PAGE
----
Workers' compensation exists to protect workers after an accident, or circumstance, that causes them to be injured and prevents them from returning to work temporarily or permanently. In the case of an injury which occurred while an employee was working or because of their work, an employer’s workers’ compensation insurance pays for any medical bills and provides compensation for lost wages due to disability.
In 2017, the Bureau of Labor Statistics reported 2.8 million injuries by private employees that did not result in death. Common industries with a high volume of workers’ compensation claims are construction, labor, and retail. While many injuries fell into the expected categories, such as slip and fall accidents, there were a number of unusual claims in which workers received benefits, including:
- Company Time - In Austria, a woman received workers’ compensation after getting injured on a work trip. The catch is that she was having sex in a hotel room, and a light fixture injured her nose and mouth. After developing depression, the woman filed for workers’ compensation for physical and emotional injuries. Her employer’s insurance company initially accepted the claim but later rejected it, stating that her bedroom activities were not part of a standard work trip. In 2012, a federal court ruled in the woman’s favor, and she received an undisclosed amount of benefits.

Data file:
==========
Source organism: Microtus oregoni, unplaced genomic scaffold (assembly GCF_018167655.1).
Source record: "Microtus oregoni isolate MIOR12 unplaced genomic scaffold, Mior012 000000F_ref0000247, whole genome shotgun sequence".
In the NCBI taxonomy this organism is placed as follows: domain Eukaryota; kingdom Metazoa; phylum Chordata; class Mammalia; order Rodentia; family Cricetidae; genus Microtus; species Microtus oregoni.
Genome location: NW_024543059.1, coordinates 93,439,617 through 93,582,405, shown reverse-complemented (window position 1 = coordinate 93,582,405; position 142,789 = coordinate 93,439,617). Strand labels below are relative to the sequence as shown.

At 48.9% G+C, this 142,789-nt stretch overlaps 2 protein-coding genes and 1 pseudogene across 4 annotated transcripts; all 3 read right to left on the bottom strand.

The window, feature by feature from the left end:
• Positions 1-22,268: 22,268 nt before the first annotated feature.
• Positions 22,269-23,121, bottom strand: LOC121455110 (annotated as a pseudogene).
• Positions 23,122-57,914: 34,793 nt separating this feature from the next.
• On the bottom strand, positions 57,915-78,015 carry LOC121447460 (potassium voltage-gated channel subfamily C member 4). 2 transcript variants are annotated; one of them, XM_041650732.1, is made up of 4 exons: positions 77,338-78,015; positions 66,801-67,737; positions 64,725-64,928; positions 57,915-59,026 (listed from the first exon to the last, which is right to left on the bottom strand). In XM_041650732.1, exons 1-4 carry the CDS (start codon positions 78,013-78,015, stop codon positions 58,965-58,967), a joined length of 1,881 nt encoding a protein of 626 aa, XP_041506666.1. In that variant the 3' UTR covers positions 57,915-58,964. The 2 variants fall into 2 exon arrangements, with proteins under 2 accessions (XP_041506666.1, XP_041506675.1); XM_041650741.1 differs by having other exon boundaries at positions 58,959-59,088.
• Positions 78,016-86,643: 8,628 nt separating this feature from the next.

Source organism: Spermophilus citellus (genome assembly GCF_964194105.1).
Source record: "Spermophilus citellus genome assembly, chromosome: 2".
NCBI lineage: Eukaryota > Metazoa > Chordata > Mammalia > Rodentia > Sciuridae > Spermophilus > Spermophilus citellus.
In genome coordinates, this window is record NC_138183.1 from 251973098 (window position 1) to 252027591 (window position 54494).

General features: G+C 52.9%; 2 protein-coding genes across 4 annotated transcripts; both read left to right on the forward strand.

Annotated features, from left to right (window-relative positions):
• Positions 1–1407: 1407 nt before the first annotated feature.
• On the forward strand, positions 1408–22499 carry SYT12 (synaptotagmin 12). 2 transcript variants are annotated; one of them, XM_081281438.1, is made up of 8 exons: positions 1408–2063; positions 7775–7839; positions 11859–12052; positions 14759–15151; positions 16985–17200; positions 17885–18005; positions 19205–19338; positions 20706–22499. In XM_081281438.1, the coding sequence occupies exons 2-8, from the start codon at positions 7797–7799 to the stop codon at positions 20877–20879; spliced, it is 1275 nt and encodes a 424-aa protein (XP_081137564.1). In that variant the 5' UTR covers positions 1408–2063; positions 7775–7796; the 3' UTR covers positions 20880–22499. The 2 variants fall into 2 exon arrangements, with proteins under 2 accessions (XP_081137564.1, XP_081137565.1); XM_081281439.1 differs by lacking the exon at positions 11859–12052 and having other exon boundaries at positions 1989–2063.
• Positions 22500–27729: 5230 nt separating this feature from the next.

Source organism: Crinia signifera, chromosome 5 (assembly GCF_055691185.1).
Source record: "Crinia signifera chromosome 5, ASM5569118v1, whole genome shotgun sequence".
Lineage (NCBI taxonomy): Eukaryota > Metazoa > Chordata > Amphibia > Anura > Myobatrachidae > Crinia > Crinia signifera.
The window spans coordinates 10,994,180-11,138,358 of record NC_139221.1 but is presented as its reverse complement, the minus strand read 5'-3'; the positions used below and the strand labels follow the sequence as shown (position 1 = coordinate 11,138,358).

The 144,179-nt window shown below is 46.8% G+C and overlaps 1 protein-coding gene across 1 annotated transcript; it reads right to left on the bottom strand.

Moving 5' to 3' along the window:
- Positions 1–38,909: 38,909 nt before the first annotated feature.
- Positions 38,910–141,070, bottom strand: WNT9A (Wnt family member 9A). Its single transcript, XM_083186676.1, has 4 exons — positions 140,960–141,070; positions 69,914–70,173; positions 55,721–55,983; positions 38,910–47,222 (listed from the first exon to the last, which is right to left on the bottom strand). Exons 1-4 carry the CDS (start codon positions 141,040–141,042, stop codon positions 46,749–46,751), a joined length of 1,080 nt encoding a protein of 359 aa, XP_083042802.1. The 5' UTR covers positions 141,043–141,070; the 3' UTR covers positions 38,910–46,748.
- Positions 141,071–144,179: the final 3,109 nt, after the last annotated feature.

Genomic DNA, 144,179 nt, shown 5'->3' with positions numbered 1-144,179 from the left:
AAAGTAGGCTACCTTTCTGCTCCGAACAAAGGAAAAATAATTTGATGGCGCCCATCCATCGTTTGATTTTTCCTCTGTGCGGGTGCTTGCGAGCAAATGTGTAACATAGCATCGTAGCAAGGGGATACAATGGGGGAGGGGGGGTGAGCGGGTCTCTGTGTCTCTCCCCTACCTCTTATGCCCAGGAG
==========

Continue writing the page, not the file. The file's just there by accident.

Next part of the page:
- Mystery Liquid - A woman working in an American fast food restaurant accidentally drank lye, a high alkaline solution, out of a cup sitting in the break room. The woman received third degree burns to her esophagus. She received workers’ compensation for the injury. Her doctor stated that after reaching a maximum recovery, she sustained a 65 percent permanent disability. The legal team behind the restaurant wanted to meet with the doctor, and in 2012, the Georgia Supreme Court ruled that employers can demand information from doctors in regards to workers’ compensation claims.
- Under the Influence - A Montana man was mauled by a grizzly bear while working at an outdoor adventure park. The man was doing his job, feeding the bears, but his employer denied his eligibility for workers’ compensation because he had smoked marijuana that morning. The owner also claimed that the man was not an employee, but a volunteer who he gave money to periodically. The use of marijuana was found to have no relation to the bear attack, and the man was awarded enough money to cover his medical expenses.
Contact an Aurora Workers’ Compensation Attorney
Whether your work injury is fairly typical or out of the ordinary, it is your right to claim workers’ compensation benefits. Contact an experienced Kane County workers’ comp lawyer to learn about your options. We work to provide solutions, no matter your situation. Call our office at 630-907-0909 to schedule a free consultation.